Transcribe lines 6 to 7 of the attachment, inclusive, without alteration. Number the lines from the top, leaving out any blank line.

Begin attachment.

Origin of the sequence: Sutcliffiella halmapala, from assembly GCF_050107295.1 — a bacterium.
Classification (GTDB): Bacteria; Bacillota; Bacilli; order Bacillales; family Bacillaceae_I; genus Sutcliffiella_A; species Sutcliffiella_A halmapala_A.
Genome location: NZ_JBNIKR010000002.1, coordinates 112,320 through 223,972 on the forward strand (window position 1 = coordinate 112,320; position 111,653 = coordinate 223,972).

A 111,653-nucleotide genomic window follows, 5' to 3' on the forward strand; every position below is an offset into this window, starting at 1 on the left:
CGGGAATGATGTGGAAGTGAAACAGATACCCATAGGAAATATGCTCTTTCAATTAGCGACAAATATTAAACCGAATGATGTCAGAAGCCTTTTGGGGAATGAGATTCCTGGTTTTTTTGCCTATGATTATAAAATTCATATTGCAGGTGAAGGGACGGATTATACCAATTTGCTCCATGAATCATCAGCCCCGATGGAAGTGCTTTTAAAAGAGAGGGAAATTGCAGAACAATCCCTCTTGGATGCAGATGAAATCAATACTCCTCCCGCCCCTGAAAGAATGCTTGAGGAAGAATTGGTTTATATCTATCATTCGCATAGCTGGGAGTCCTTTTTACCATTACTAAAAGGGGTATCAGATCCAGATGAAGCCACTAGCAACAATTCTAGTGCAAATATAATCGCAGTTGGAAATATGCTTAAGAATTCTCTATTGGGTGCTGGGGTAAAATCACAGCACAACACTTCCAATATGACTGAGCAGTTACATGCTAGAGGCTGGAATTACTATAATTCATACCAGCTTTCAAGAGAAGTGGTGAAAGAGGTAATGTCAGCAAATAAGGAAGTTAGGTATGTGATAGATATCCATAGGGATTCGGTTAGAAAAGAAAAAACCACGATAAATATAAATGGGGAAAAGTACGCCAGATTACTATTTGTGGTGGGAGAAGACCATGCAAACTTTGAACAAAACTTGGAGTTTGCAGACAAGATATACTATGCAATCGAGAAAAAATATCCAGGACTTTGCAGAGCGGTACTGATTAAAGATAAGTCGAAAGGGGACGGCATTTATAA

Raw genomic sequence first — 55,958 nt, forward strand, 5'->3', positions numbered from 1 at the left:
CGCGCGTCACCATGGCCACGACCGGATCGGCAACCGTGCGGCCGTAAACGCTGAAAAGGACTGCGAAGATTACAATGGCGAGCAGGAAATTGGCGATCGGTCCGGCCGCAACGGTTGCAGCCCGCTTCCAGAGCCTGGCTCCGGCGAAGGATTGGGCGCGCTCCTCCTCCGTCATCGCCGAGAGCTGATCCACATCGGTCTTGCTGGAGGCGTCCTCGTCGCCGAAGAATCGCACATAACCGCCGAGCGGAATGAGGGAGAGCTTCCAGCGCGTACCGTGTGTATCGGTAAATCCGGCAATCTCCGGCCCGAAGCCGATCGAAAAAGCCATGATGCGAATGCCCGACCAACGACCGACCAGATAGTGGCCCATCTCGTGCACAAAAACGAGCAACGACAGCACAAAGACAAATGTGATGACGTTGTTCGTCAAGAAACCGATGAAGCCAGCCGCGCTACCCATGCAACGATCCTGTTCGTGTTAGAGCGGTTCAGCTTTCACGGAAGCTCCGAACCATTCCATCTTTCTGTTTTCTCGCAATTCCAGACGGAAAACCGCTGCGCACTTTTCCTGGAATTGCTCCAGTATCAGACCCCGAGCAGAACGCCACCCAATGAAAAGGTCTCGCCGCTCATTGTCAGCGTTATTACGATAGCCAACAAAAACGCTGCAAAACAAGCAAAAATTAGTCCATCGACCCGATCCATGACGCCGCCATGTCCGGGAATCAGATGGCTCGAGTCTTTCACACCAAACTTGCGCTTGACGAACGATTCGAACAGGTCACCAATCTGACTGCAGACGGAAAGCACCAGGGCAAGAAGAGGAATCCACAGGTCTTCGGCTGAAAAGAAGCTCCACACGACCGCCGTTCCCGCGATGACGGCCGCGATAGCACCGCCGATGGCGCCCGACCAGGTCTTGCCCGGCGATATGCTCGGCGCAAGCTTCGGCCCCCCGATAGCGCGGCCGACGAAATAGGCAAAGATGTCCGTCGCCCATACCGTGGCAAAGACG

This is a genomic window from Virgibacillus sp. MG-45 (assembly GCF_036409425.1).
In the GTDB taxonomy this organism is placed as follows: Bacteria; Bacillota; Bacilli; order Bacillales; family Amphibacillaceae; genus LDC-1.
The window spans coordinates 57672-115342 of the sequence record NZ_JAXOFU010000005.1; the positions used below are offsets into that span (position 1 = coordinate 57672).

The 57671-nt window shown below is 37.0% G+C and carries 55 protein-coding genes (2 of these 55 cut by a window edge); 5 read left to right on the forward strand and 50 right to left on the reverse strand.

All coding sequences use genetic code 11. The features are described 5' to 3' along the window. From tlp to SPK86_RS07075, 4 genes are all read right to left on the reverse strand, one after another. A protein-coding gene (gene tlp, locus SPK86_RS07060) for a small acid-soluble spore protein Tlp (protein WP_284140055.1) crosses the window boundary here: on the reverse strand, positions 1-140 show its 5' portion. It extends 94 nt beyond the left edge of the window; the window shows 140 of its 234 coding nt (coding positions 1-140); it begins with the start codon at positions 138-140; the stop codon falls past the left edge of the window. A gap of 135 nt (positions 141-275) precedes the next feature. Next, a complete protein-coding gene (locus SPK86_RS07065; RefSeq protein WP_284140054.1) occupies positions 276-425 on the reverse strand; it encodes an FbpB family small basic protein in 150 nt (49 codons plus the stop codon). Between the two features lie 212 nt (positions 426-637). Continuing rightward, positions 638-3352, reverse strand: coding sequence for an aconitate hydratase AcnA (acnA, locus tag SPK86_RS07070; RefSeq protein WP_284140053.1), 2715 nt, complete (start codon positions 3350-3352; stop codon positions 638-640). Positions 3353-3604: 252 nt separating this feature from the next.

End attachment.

Raw genomic sequence first — 55,958 nt, forward strand, 5'->3', positions numbered from 1 at the left:
CGCGCGTCACCATGGCCACGACCGGATCGGCAACCGTGCGGCCGTAAACGCTGAAAAGGACTGCGAAGATTACAATGGCGAGCAGGAAATTGGCGATCGGTCCGGCCGCAACGGTTGCAGCCCGCTTCCAGAGCCTGGCTCCGGCGAAGGATTGGGCGCGCTCCTCCTCCGTCATCGCCGAGAGCTGATCCACATCGGTCTTGCTGGAGGCGTCCTCGTCGCCGAAGAATCGCACATAACCGCCGAGCGGAATGAGGGAGAGCTTCCAGCGCGTACCGTGTGTATCGGTAAATCCGGCAATCTCCGGCCCGAAGCCGATCGAAAAAGCCATGATGCGAATGCCCGACCAACGACCGACCAGATAGTGGCCCATCTCGTGCACAAAAACGAGCAACGACAGCACAAAGACAAATGTGATGACGTTGTTCGTCAAGAAACCGATGAAGCCAGCCGCGCTACCCATGCAACGATCCTGTTCGTGTTAGAGCGGTTCAGCTTTCACGGAAGCTCCGAACCATTCCATCTTTCTGTTTTCTCGCAATTCCAGACGGAAAACCGCTGCGCACTTTTCCTGGAATTGCTCCAGTATCAGACCCCGAGCAGAACGCCACCCAATGAAAAGGTCTCGCCGCTCATTGTCAGCGTTATTACGATAGCCAACAAAAACGCTGCAAAACAAGCAAAAATTAGTCCATCGACCCGATCCATGACGCCGCCATGTCCGGGAATCAGATGGCTCGAGTCTTTCACACCAAACTTGCGCTTGACGAACGATTCGAACAGGTCACCAATCTGACTGCAGACGGAAAGCACCAGGGCAAGAAGAGGAATCCACAGGTCTTCGGCTGAAAAGAAGCTCCACACGACCGCCGTTCCCGCGATGACGGCCGCGATAGCACCGCCGATGGCGCCCGACCAGGTCTTGCCCGGCGATATGCTCGGCGCAAGCTTCGGCCCCCCGATAGCGCGGCCGACGAAATAGGCAAAGATGTCCGTCGCCCATACCGTGGCAAAGACG